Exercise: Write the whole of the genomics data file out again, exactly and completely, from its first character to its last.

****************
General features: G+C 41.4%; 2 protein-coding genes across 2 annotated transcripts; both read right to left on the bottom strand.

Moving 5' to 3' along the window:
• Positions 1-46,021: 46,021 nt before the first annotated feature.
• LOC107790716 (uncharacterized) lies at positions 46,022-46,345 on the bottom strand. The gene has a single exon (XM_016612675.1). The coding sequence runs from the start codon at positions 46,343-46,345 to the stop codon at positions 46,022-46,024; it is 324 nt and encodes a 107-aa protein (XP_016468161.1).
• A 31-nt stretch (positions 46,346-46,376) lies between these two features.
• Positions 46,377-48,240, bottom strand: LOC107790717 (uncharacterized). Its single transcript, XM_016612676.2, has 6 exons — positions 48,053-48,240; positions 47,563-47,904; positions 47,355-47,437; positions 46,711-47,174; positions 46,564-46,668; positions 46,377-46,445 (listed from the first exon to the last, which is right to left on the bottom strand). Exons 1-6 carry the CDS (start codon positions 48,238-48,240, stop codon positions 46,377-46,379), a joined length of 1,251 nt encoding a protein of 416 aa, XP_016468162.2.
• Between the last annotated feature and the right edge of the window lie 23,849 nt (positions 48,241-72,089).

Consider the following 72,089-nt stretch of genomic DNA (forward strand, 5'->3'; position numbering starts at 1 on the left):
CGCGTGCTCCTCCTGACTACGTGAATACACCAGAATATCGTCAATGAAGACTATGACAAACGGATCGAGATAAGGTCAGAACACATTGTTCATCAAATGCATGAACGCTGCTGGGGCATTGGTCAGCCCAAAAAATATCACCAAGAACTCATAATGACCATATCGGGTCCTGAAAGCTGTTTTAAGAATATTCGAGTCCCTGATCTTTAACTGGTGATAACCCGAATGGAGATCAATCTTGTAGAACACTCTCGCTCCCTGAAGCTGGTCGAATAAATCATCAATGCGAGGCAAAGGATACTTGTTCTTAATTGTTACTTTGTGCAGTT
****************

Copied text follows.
General features: G+C 41.4%; 2 protein-coding genes across 2 annotated transcripts; both read right to left on the bottom strand.

Moving 5' to 3' along the window:
• Positions 1-46,021: 46,021 nt before the first annotated feature.
• LOC107790716 (uncharacterized) lies at positions 46,022-46,345 on the bottom strand. The gene has a single exon (XM_016612675.1). The coding sequence runs from the start codon at positions 46,343-46,345 to the stop codon at positions 46,022-46,024; it is 324 nt and encodes a 107-aa protein (XP_016468161.1).
• A 31-nt stretch (positions 46,346-46,376) lies between these two features.
• Positions 46,377-48,240, bottom strand: LOC107790717 (uncharacterized). Its single transcript, XM_016612676.2, has 6 exons — positions 48,053-48,240; positions 47,563-47,904; positions 47,355-47,437; positions 46,711-47,174; positions 46,564-46,668; positions 46,377-46,445 (listed from the first exon to the last, which is right to left on the bottom strand). Exons 1-6 carry the CDS (start codon positions 48,238-48,240, stop codon positions 46,377-46,379), a joined length of 1,251 nt encoding a protein of 416 aa, XP_016468162.2.
• Between the last annotated feature and the right edge of the window lie 23,849 nt (positions 48,241-72,089).

Consider the following 72,089-nt stretch of genomic DNA (forward strand, 5'->3'; position numbering starts at 1 on the left):
CGCGTGCTCCTCCTGACTACGTGAATACACCAGAATATCGTCAATGAAGACTATGACAAACGGATCGAGATAAGGTCAGAACACATTGTTCATCAAATGCATGAACGCTGCTGGGGCATTGGTCAGCCCAAAAAATATCACCAAGAACTCATAATGACCATATCGGGTCCTGAAAGCTGTTTTAAGAATATTCGAGTCCCTGATCTTTAACTGGTGATAACCCGAATGGAGATCAATCTTGTAGAACACTCTCGCTCCCTGAAGCTGGTCGAATAAATCATCAATGCGAGGCAAAGGATACTTGTTCTTAATTGTTACTTTGTGCAGTT